New Internationalist

G7 plus 13: lucky for some

So the G20 ‘Bretton Woods II’ shindig has come and gone in a gridlock of rival motorcades, a haze of emissions over Washington DC.

The Financial Times detected ‘a shift in economic power’; the Economist celebrated ‘not a bad weekend’s work’. Perhaps the King of Saudi Arabia was not as obliging as he could have been, and Cristina Fernández de Kirchner of Argentina was, well, ‘unhelpful’.

Even so, all could agree that the government of business is the business of government. There was only one thing for it: go for growth!

But growth of what, and for whom? Who, come to that, are the G20? Does adding 13 to 7 somehow make G more legitimate?

They were, after all, considering how best to dispose of public funds. These funds will, eventually, be raised from those of us who are still stupid enough to pay taxes.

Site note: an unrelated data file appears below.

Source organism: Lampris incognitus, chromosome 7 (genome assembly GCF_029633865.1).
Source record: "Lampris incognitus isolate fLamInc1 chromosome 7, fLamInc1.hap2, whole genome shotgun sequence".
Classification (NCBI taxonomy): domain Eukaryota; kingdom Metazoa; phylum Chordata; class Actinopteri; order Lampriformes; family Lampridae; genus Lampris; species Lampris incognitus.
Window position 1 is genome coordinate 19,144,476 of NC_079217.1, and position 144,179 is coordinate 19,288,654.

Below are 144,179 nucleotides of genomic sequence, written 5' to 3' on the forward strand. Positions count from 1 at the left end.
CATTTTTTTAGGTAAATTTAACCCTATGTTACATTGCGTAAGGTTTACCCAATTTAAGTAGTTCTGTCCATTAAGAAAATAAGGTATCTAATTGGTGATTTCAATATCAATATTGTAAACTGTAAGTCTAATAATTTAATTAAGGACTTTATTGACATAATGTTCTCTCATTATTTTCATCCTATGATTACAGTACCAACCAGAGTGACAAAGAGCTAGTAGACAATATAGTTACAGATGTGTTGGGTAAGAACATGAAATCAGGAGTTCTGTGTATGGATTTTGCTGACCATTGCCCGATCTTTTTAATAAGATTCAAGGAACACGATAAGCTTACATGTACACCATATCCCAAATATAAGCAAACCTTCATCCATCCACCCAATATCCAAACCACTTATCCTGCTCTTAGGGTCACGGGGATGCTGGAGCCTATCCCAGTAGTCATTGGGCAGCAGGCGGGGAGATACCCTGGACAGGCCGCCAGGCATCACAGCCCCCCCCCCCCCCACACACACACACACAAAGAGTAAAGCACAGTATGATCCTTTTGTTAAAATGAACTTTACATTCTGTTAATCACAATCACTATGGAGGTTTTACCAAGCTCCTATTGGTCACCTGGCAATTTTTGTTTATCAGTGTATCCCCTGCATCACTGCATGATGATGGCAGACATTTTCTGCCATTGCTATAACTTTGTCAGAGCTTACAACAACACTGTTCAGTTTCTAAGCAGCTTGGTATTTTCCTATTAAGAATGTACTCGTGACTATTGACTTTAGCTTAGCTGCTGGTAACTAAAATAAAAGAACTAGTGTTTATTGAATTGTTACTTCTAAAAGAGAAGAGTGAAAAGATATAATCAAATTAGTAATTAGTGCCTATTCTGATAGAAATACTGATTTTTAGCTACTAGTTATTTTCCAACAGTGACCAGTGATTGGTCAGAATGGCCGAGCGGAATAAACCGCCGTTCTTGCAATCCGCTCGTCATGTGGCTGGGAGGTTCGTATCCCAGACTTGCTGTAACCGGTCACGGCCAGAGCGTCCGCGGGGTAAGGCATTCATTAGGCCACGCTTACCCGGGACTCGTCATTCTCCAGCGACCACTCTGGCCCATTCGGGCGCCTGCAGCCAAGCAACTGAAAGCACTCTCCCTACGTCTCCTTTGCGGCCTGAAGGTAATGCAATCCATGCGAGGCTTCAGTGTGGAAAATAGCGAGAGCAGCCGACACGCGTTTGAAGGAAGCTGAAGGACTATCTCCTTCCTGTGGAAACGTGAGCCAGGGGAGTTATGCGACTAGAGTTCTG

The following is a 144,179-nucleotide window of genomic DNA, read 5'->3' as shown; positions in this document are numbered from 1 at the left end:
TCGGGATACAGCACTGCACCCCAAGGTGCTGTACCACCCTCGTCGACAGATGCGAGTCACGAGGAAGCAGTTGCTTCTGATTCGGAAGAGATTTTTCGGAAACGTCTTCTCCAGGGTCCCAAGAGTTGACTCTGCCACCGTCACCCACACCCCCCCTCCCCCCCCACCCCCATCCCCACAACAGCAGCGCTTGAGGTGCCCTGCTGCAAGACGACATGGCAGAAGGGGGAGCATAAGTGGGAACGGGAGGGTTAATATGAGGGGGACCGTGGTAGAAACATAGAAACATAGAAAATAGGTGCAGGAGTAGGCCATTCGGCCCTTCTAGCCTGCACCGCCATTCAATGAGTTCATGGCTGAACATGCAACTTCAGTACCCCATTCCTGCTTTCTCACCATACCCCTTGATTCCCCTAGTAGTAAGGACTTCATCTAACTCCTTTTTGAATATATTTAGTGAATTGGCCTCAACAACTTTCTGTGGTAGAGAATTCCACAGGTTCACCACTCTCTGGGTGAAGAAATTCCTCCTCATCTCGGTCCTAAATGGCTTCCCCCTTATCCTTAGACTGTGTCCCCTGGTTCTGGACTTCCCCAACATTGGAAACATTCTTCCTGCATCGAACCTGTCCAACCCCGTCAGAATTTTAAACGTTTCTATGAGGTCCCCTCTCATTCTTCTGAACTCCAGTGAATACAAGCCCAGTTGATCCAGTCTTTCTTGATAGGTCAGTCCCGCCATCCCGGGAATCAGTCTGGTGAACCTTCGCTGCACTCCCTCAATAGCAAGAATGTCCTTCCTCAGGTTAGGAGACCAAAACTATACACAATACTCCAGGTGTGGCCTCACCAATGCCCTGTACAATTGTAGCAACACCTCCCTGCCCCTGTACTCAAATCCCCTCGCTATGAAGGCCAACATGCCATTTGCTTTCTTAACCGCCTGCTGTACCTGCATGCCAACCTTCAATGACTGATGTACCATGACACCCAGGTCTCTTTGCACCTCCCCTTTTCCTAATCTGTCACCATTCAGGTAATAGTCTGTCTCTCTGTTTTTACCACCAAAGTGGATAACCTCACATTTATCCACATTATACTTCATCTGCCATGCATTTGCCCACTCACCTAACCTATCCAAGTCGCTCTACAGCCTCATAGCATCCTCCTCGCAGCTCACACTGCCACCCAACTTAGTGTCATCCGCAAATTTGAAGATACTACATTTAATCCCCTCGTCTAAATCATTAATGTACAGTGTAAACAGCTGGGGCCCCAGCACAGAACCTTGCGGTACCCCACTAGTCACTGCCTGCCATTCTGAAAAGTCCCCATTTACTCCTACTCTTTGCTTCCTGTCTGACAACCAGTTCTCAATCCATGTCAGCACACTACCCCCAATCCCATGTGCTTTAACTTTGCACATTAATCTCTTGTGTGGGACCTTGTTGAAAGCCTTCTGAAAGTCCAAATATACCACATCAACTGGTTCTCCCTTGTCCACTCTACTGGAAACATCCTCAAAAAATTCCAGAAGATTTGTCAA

They were, after all, confronted by a florid financial disease, a cancerous growth which feeds off the body politic and threatens to become terminal within the foreseeable future.

Meanwhile, the financial meltdown pours its poison over the ‘real economy’. Lost livelihoods, homes and hopes fuel the flames.

What’s missing is not money, but democracy.

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About the author

David Ransom a New Internationalist contributor

David Ransom joined New Internationalist in 1989 and wrote on a range of issues, from green justice to the current financial crisis, before retiring in 2009. He was a close friend of Blair Peach, once worked as a banker in Uruguay and continued to contribute to New Internationalist as a freelancer until shortly before his death in February 2016. He lived on a barge on the waterways of England’s West Country.

His publications include License to Kill on the death of Blair Peach in 1979 and The No Nonsense Guide to Fair Trade. He also co-edited, with Vanessa Baird, People First Economics.

Read more by David Ransom

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